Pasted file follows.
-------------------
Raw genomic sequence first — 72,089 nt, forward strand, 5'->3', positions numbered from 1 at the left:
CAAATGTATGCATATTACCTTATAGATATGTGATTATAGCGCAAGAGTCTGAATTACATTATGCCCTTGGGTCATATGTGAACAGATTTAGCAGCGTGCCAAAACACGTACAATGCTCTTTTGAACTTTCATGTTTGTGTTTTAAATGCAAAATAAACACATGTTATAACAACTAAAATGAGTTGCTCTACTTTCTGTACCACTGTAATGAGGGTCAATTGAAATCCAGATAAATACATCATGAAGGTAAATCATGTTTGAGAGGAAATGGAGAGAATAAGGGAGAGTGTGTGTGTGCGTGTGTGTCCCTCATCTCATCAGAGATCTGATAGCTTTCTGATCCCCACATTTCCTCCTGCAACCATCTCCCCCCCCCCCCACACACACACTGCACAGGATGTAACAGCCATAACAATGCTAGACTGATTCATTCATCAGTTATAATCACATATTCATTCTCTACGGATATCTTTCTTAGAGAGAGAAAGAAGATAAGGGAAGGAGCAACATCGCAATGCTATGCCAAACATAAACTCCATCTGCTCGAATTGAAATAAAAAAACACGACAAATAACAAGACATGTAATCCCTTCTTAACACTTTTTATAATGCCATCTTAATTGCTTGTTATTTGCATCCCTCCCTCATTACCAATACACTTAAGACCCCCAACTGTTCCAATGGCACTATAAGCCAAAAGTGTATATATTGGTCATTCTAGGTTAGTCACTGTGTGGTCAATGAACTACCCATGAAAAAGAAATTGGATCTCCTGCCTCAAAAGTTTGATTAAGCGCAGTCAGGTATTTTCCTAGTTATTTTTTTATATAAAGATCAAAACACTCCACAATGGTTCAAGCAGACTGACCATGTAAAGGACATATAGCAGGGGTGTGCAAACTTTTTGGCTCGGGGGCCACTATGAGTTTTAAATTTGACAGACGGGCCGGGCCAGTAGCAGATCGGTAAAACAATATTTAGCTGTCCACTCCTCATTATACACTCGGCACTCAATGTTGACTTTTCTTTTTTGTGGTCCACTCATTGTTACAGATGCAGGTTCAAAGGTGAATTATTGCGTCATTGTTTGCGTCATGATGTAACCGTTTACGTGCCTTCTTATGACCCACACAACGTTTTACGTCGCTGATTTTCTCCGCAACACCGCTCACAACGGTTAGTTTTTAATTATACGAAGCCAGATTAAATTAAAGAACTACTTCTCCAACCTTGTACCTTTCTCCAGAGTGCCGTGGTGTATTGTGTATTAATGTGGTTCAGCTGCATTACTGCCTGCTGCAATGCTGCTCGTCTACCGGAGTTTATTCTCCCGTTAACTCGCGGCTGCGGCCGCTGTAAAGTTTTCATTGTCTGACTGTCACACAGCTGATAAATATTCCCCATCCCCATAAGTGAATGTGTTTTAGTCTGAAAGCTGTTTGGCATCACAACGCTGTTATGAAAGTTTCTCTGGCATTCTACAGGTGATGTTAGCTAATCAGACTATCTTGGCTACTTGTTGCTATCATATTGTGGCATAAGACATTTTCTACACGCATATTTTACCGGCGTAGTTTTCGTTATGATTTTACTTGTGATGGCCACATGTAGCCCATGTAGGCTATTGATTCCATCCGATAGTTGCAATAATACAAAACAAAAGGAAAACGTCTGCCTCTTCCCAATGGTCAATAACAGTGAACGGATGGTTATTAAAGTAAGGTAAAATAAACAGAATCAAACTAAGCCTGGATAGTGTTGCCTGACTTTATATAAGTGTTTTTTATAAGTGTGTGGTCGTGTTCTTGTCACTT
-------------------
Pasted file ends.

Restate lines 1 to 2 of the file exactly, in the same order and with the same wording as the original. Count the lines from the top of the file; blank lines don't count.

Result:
Raw genomic sequence first — 72,089 nt, forward strand, 5'->3', positions numbered from 1 at the left:
CAAATGTATGCATATTACCTTATAGATATGTGATTATAGCGCAAGAGTCTGAATTACATTATGCCCTTGGGTCATATGTGAACAGATTTAGCAGCGTGCCAAAACACGTACAATGCTCTTTTGAACTTTCATGTTTGTGTTTTAAATGCAAAATAAACACATGTTATAACAACTAAAATGAGTTGCTCTACTTTCTGTACCACTGTAATGAGGGTCAATTGAAATCCAGATAAATACATCATGAAGGTAAATCATGTTTGAGAGGAAATGGAGAGAATAAGGGAGAGTGTGTGTGTGCGTGTGTGTCCCTCATCTCATCAGAGATCTGATAGCTTTCTGATCCCCACATTTCCTCCTGCAACCATCTCCCCCCCCCCCCACACACACACTGCACAGGATGTAACAGCCATAACAATGCTAGACTGATTCATTCATCAGTTATAATCACATATTCATTCTCTACGGATATCTTTCTTAGAGAGAGAAAGAAGATAAGGGAAGGAGCAACATCGCAATGCTATGCCAAACATAAACTCCATCTGCTCGAATTGAAATAAAAAAACACGACAAATAACAAGACATGTAATCCCTTCTTAACACTTTTTATAATGCCATCTTAATTGCTTGTTATTTGCATCCCTCCCTCATTACCAATACACTTAAGACCCCCAACTGTTCCAATGGCACTATAAGCCAAAAGTGTATATATTGGTCATTCTAGGTTAGTCACTGTGTGGTCAATGAACTACCCATGAAAAAGAAATTGGATCTCCTGCCTCAAAAGTTTGATTAAGCGCAGTCAGGTATTTTCCTAGTTATTTTTTTATATAAAGATCAAAACACTCCACAATGGTTCAAGCAGACTGACCATGTAAAGGACATATAGCAGGGGTGTGCAAACTTTTTGGCTCGGGGGCCACTATGAGTTTTAAATTTGACAGACGGGCCGGGCCAGTAGCAGATCGGTAAAACAATATTTAGCTGTCCACTCCTCATTATACACTCGGCACTCAATGTTGACTTTTCTTTTTTGTGGTCCACTCATTGTTACAGATGCAGGTTCAAAGGTGAATTATTGCGTCATTGTTTGCGTCATGATGTAACCGTTTACGTGCCTTCTTATGACCCACACAACGTTTTACGTCGCTGATTTTCTCCGCAACACCGCTCACAACGGTTAGTTTTTAATTATACGAAGCCAGATTAAATTAAAGAACTACTTCTCCAACCTTGTACCTTTCTCCAGAGTGCCGTGGTGTATTGTGTATTAATGTGGTTCAGCTGCATTACTGCCTGCTGCAATGCTGCTCGTCTACCGGAGTTTATTCTCCCGTTAACTCGCGGCTGCGGCCGCTGTAAAGTTTTCATTGTCTGACTGTCACACAGCTGATAAATATTCCCCATCCCCATAAGTGAATGTGTTTTAGTCTGAAAGCTGTTTGGCATCACAACGCTGTTATGAAAGTTTCTCTGGCATTCTACAGGTGATGTTAGCTAATCAGACTATCTTGGCTACTTGTTGCTATCATATTGTGGCATAAGACATTTTCTACACGCATATTTTACCGGCGTAGTTTTCGTTATGATTTTACTTGTGATGGCCACATGTAGCCCATGTAGGCTATTGATTCCATCCGATAGTTGCAATAATACAAAACAAAAGGAAAACGTCTGCCTCTTCCCAATGGTCAATAACAGTGAACGGATGGTTATTAAAGTAAGGTAAAATAAACAGAATCAAACTAAGCCTGGATAGTGTTGCCTGACTTTATATAAGTGTTTTTTATAAGTGTGTGGTCGTGTTCTTGTCACTT